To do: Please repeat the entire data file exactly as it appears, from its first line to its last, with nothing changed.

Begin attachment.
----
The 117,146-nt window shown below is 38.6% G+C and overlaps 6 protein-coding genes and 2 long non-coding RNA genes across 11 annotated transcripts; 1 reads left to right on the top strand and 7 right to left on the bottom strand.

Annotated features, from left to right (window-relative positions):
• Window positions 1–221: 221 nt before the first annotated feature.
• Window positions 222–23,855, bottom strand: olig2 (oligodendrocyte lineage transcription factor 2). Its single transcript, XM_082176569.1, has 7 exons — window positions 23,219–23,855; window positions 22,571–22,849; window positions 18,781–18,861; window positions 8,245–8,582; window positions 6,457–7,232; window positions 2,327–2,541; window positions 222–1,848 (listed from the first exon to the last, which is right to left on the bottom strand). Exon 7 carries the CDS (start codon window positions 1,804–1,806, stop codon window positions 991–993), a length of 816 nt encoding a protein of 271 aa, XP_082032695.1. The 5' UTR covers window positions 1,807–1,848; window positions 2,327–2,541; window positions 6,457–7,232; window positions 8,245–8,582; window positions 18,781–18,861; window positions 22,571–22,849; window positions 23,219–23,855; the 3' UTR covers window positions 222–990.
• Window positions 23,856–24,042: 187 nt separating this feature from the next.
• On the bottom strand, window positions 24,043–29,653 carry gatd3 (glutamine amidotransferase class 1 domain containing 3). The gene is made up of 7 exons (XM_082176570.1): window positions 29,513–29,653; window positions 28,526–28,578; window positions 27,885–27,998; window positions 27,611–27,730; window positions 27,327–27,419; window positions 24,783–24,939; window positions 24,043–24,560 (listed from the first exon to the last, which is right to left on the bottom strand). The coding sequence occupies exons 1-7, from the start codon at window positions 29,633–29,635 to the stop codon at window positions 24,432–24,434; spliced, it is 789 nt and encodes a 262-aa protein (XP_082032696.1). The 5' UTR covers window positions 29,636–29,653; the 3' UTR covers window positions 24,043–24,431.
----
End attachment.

The 117,146-nt window shown below is 38.6% G+C and overlaps 6 protein-coding genes and 2 long non-coding RNA genes across 11 annotated transcripts; 1 reads left to right on the top strand and 7 right to left on the bottom strand.

Annotated features, from left to right (window-relative positions):
• Window positions 1–221: 221 nt before the first annotated feature.
• Window positions 222–23,855, bottom strand: olig2 (oligodendrocyte lineage transcription factor 2). Its single transcript, XM_082176569.1, has 7 exons — window positions 23,219–23,855; window positions 22,571–22,849; window positions 18,781–18,861; window positions 8,245–8,582; window positions 6,457–7,232; window positions 2,327–2,541; window positions 222–1,848 (listed from the first exon to the last, which is right to left on the bottom strand). Exon 7 carries the CDS (start codon window positions 1,804–1,806, stop codon window positions 991–993), a length of 816 nt encoding a protein of 271 aa, XP_082032695.1. The 5' UTR covers window positions 1,807–1,848; window positions 2,327–2,541; window positions 6,457–7,232; window positions 8,245–8,582; window positions 18,781–18,861; window positions 22,571–22,849; window positions 23,219–23,855; the 3' UTR covers window positions 222–990.
• Window positions 23,856–24,042: 187 nt separating this feature from the next.
• On the bottom strand, window positions 24,043–29,653 carry gatd3 (glutamine amidotransferase class 1 domain containing 3). The gene is made up of 7 exons (XM_082176570.1): window positions 29,513–29,653; window positions 28,526–28,578; window positions 27,885–27,998; window positions 27,611–27,730; window positions 27,327–27,419; window positions 24,783–24,939; window positions 24,043–24,560 (listed from the first exon to the last, which is right to left on the bottom strand). The coding sequence occupies exons 1-7, from the start codon at window positions 29,633–29,635 to the stop codon at window positions 24,432–24,434; spliced, it is 789 nt and encodes a 262-aa protein (XP_082032696.1). The 5' UTR covers window positions 29,636–29,653; the 3' UTR covers window positions 24,043–24,431.